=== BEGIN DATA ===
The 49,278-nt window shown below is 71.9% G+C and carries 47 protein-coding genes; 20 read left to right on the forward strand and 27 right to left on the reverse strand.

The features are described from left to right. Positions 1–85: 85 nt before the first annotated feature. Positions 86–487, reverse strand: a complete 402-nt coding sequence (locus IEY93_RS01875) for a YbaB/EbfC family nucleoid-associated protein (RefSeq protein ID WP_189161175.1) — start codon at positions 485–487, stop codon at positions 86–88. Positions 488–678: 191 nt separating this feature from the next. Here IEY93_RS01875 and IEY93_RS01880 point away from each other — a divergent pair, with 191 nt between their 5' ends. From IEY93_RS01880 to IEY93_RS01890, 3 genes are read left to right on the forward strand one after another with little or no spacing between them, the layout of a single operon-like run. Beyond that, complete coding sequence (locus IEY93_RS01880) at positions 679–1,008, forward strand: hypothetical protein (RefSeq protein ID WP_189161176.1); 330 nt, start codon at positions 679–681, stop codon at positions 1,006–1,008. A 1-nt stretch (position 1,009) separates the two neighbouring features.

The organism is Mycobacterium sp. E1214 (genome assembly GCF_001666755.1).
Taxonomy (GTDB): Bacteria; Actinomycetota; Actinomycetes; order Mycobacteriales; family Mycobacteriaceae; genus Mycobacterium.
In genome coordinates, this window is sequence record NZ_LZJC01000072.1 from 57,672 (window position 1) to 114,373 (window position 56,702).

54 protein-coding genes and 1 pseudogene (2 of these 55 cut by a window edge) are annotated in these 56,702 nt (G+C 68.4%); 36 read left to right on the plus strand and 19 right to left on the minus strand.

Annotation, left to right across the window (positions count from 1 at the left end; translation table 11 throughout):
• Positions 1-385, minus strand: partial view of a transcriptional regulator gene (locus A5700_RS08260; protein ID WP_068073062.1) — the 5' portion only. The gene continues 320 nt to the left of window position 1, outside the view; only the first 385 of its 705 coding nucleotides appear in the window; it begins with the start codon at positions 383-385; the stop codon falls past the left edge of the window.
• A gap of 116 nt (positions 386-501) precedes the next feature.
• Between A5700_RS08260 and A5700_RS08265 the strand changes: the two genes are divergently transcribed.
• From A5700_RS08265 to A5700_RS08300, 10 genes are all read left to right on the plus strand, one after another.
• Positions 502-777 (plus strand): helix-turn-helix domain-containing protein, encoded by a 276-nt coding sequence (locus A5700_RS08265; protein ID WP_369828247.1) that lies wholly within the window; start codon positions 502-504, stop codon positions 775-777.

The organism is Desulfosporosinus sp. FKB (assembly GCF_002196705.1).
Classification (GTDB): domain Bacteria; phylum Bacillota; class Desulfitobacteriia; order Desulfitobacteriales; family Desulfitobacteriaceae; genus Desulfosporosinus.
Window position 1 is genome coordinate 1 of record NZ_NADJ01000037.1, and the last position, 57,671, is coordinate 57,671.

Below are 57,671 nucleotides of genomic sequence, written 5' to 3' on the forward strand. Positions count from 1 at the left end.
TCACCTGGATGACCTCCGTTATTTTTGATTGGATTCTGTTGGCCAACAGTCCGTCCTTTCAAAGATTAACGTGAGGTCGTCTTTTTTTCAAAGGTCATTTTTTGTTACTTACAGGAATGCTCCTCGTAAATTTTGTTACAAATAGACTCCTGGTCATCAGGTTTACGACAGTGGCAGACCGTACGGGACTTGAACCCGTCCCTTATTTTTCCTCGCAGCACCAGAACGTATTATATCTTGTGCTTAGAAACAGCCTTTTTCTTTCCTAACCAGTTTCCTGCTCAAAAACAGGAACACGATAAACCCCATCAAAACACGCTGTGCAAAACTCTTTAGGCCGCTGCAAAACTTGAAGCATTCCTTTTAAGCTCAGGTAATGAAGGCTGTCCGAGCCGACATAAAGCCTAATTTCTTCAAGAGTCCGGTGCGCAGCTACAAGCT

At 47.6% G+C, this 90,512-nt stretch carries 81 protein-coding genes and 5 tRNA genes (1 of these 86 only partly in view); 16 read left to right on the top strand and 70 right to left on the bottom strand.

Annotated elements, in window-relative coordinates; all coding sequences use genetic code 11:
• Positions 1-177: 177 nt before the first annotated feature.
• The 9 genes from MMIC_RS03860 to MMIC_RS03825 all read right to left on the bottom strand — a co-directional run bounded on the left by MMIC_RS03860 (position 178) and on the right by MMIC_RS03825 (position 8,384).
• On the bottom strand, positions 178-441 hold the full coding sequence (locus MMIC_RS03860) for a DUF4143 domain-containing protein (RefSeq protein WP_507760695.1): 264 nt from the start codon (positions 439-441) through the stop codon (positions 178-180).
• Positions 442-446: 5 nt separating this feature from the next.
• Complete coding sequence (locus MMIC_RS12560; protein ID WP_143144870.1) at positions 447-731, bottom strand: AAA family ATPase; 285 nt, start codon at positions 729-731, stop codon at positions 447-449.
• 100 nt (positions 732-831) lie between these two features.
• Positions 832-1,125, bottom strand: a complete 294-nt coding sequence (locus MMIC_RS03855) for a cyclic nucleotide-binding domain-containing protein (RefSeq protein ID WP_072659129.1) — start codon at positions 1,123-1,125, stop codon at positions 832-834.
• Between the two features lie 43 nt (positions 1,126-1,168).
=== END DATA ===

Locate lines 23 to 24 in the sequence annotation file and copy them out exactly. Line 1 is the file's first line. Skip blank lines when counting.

• Positions 442-446: 5 nt separating this feature from the next.
• Complete coding sequence (locus MMIC_RS12560; protein ID WP_143144870.1) at positions 447-731, bottom strand: AAA family ATPase; 285 nt, start codon at positions 729-731, stop codon at positions 447-449.